Using your own lawyer will ensure that your money is used correctly and that you can identify any potential issues with the property. Some vendors recommend lawyers so that they can cover up issues that will cause you future issues.
Guarantee land permission before paying
On the same topic of local companies hiding information from you just so that they can secure a deal, you will want to guarantee land permission (as well as land titles and other guarantees) before you hand your money over.
They might take your money and not have actually guaranteed you can have the land, which will result in your literally throwing away your money.
Ensure to get the property surveyed
Some countries lack surveyor processes, which might be common in your home country. Even if it isn’t common, still make sure to get one done. Doing so will ensure that there are not any underlying issues with the property.
Even if you have to fly out your own surveyor, then do so because it might save you a whole lot of stress and poor decision-making.
Check the visa situation
Moving abroad could mean that you have to get a residents visa or a permit to stay there for a set amount of time each year. Therefore, you will need to know this before moving to the country. The last thing you want is to move in and have the authorities tell you that you can only stay there three months of the year.
Every country has different visa regulations, which will differ for each individual depending on their nationality and current residence.
Inform your local council and government officials
You don’t necessarily have to tell anyone you are moving, but it will certainly have smooth out the process of taxes, mail, and more.
Informing your local council about your move will ensure that your mail can get stopped or redirected.
Likewise, informing your government officials will ensure that your taxes can be moved over when you move. Wherever you live will determine what taxes you pay.
Get yourself a translator for the viewing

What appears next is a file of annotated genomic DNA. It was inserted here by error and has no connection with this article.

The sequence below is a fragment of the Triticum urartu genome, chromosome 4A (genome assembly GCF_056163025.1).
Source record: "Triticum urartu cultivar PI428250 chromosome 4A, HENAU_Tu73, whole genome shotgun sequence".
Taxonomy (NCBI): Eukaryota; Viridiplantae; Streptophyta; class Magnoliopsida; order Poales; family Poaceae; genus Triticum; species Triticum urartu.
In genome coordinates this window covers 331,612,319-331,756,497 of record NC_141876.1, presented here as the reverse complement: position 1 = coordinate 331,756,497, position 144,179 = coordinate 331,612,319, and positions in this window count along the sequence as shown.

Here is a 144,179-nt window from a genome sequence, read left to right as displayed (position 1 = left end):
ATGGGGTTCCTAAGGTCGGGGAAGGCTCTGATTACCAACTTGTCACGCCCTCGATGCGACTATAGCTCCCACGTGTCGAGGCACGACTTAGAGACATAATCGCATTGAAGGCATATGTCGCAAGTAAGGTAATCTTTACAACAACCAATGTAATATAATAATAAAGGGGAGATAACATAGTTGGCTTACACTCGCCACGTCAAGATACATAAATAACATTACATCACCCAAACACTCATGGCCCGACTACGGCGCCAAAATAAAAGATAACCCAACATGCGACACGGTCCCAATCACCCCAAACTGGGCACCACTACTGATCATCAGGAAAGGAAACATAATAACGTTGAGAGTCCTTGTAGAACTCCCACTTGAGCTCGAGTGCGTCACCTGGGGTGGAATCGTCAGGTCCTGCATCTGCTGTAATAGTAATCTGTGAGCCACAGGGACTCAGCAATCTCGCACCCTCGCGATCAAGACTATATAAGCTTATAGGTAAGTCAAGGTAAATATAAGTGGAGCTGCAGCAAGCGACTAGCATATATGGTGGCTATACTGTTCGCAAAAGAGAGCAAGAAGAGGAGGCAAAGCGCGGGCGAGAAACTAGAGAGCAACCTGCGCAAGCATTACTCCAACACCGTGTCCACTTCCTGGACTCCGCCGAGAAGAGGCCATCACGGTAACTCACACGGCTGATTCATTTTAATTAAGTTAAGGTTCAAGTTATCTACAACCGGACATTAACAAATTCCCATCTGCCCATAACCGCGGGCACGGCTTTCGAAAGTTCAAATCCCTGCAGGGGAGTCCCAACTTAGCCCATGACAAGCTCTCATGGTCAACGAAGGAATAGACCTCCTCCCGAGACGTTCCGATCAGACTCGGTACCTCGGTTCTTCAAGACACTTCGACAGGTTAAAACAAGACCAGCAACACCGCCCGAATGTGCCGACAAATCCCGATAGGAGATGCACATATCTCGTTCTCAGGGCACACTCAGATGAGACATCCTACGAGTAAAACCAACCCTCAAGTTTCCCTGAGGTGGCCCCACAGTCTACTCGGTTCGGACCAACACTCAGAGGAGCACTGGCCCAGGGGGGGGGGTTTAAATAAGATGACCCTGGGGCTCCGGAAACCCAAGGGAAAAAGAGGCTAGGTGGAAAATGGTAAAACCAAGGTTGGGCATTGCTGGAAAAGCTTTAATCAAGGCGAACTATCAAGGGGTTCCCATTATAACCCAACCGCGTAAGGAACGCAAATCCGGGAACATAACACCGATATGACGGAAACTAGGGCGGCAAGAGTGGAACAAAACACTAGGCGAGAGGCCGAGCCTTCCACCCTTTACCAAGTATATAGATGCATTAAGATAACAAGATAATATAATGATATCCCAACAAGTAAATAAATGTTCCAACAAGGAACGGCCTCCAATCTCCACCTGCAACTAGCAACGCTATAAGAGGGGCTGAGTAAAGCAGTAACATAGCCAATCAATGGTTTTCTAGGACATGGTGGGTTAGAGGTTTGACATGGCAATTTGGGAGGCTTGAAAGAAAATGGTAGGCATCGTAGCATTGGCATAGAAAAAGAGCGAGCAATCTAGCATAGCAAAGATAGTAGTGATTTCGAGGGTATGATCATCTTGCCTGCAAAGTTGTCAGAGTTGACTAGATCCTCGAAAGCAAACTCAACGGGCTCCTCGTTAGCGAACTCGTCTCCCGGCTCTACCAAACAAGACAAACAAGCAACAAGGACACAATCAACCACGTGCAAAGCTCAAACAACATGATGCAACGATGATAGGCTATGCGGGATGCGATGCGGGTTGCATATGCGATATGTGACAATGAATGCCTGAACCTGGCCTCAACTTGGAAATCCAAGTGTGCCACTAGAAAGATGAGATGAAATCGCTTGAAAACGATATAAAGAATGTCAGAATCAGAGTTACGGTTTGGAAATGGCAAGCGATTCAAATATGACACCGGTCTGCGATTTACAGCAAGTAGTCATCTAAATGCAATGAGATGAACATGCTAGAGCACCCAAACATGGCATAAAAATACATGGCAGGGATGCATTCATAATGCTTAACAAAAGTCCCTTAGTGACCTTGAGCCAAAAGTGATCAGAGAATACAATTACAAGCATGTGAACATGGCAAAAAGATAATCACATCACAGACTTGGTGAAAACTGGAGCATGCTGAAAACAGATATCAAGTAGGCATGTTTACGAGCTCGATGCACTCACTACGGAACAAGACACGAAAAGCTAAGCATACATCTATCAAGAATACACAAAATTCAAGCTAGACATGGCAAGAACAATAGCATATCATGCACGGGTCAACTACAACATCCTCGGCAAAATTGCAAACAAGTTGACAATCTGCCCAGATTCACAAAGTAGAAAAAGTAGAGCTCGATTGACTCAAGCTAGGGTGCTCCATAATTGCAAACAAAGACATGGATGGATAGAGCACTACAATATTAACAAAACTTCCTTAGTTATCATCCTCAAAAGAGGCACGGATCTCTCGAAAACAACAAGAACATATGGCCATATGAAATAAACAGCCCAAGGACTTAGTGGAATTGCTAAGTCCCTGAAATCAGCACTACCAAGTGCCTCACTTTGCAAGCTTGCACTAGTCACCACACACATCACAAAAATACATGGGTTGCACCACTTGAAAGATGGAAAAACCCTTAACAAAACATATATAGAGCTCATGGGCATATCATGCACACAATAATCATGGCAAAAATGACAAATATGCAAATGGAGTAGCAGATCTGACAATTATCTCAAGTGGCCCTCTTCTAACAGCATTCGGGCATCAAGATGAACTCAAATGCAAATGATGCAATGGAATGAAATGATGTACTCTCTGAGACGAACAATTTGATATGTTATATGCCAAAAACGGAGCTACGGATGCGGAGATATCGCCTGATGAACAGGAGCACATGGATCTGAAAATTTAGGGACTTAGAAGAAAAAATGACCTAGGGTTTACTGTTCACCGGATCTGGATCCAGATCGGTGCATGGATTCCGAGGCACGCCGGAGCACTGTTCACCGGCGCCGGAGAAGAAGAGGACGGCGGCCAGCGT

You might attend a viewing whereby you meet an estate agent that cannot speak the same language as you. Therefore, it can be super helpful to get yourself a translator. This will help you get the best knowledge of the property without any language barriers.
Should you attend the viewing alone and incur a language barrier, then you might not find out essential information.
Sort your current home life out before the move
Should you have found a place and have a moving date, it is time to sort things out at home. Here is a list of things to do before moving to a new country:
- Finances: sorting your finances is key. You will want to inform your bank that you are moving so that you can set up an international account and avoid fees. Likewise, they will need to know where to contact you.
- Selling your current home: you obviously won’t forget to sell your current home before you move. However, it is important to get on top of this so that you aren’t left paying for two properties. Seeking help from a local estate agent will open up more buyer opportunities and help you sell the house quicker.
- Moving your belongings. Finally, you will need to sort out moving your belongings (should you want to take more than a suitcase full with you). This will ensure that you can settle in when you move into the new place and that your belongings will be safe while you are taking care of yourself. It can be expensive to ship items internationally, so ensure you shop around for the best deals and use a reliable company so that your goods are in safe hands.
- We are happy to present this collaborative post to offer valuable information to our readers.